Americans created the strip mall, the drive-thru, the delivered pizza. We like our convenience -- and it's the same with music.
The accessibility of music in this country has steadily progressed over the years, with more radio stations, more music television, more digital radio, and, perhaps most influentially, the tremendous growth of file sharing. The advent of the digital mp3 format caps a progression from vinyl to eight-track tapes to cassette tapes to compact discs.
With so much attention geared towards the music consumer, why is popular music in America so pathetically awful? We have in place an infrastructure that is designed in every way to accommodate music listeners, yet every time folks turn on the radio or television, they're zapped with the dumb gun. It's as if we built Wrigley Field only to turn it over to the Bad News Bears. What's worse, once brains have built receptors for commercial radio and MTV, they actually begin to crave it and confuse it with something good and desirable. They become deer in the headlights of mistaken love.
Lost in the wake of convenience is a discerning ear for quality music. Popular music hasn't always been this bad, but nobody blinked as rhythm-and-blues artists digressed from Marvin Gaye and Al Green to Ciara and Ashanti. Music producers seem convinced that -- there is no nice way of phrasing this -- only skinny hookers are worthy of a music video.
Some will argue that Marvin Gaye and Al Green were just sexed-up versions of their jazz/blues predecessors, and there's no denying that R & B exudes sexiness. We have traveled, however, from Al Green's chest on his record cover to the virtual lap dances that today's MTV offers. Who stole the soul?
It's easy to blame the music industry. It is unfortunate that record producers and executives have such shallow criteria for marketing videos. They're a shrewd breed whose talent for duping the public into buying what they're selling is rivaled only by politicians and televangelists.
But we can't hang everything on record executives; it takes two to tango. We have to stop playing the part of the moth being lured in by the glow of the bug zapper. There are plenty of intelligent ways for us to interact with music. One obstacle in the way of this is the increasingly homogenized styles of music that dominate the airwaves and MTV.
If we want diverse music, we need to change not just the music we buy, but the way we buy it. If we want more than Top 40 music, then we need to spend more time caring for the music that we collect. And the hobby of collecting music on vinyl is the domain of those who care enough about their music to treasure the time they spend preserving it.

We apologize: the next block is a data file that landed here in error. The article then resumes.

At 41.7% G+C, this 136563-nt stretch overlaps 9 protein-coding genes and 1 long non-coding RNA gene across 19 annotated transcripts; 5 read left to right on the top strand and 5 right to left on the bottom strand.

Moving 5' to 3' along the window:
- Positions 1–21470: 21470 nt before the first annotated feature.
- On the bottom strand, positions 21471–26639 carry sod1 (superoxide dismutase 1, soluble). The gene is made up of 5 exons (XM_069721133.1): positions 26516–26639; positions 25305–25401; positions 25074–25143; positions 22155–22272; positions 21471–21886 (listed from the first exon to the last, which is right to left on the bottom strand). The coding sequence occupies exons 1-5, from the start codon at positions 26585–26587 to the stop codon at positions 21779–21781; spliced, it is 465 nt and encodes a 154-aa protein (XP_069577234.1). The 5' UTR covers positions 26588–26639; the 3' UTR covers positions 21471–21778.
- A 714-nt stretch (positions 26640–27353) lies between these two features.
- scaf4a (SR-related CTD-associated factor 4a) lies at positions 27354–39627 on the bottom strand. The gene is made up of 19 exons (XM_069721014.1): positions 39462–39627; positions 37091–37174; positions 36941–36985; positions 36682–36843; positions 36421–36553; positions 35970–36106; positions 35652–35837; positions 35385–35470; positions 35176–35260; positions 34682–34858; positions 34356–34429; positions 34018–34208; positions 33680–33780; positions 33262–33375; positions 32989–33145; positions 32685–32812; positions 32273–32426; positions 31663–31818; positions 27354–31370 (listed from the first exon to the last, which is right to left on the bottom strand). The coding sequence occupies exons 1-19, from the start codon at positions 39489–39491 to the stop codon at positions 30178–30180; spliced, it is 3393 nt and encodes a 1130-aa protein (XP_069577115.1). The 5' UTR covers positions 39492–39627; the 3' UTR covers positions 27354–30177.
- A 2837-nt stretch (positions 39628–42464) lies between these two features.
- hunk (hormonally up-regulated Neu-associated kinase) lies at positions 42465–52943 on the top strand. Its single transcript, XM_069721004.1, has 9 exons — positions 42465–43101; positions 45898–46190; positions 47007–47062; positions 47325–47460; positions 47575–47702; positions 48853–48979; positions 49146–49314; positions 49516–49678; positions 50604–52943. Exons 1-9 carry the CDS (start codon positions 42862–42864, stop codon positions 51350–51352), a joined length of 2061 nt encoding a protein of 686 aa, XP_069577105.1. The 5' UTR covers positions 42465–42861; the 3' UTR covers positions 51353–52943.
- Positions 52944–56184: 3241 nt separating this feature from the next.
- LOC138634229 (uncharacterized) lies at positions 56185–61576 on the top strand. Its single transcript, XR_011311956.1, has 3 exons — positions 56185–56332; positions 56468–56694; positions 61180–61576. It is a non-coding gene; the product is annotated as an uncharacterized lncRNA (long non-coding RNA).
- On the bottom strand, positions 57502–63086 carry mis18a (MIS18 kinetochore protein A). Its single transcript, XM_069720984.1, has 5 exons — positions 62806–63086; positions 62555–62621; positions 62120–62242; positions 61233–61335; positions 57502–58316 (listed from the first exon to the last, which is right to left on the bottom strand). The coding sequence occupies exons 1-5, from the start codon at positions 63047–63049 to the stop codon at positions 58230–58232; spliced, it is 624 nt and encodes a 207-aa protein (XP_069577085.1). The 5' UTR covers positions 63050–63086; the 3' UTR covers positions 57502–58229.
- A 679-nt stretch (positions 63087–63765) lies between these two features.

I know, I know -- vinyl isn't as convenient as downloading. Vinyl records are vulnerable to scratching, warping, and will lose sound quality over time. On top of all of this, new records can typically cost more than what you would pay for a compact disc. Which means, to vinyl collectors, that they're perfect.
They're perfect because collecting, playing and preserving records requires healthy amounts of deliberate action that has become obsolete with other recording mediums. It's a more tactile experience to drop a needle onto a record compared to clicking "download" on the computer. While it is possible to shop for vinyl online, scouring thrift stores and record shops for that one special find isn't just a more rewarding experience, it's the only way to get the good shit.
Maybe the most endearing characteristic of vinyl is that it's an original article. Unlike CDs, it's not possible to make duplicate copies for $1. Unlike digital music, it possesses concrete form. In this sense, vinyl retains higher value over time. It seems the qualities that make digital music appealing -- such as peace of mind your favorite song won't scratch the next time you go to play it -- are the same reasons vinyl can be treasured.
Vinyl's vulnerability likens it to a piece of art that needs to be preserved and taken care of over time. It is a reminder that music, like its creators, is temporary and imperfect yet beautiful.
This isn't to suggest that collecting vinyl is the only solution to combating the forces that degrade music. It does however place consumers in a more conscious state of discretion regarding what they will listen to. Without the lure of free downloads, copied disks or gigabytes upon gigabytes of music fitting neatly into a pocket, your collection of music will be a genuine reflection of music that you personally value.
There is no simple solution to the catastrophic phenomenon that is American popular music. The best we can do is to remind ourselves that music is larger than the technologies and record executives that manipulate it and package it. If music is treated with the reverence it deserves, it won't be difficult to separate the contrived from the goods.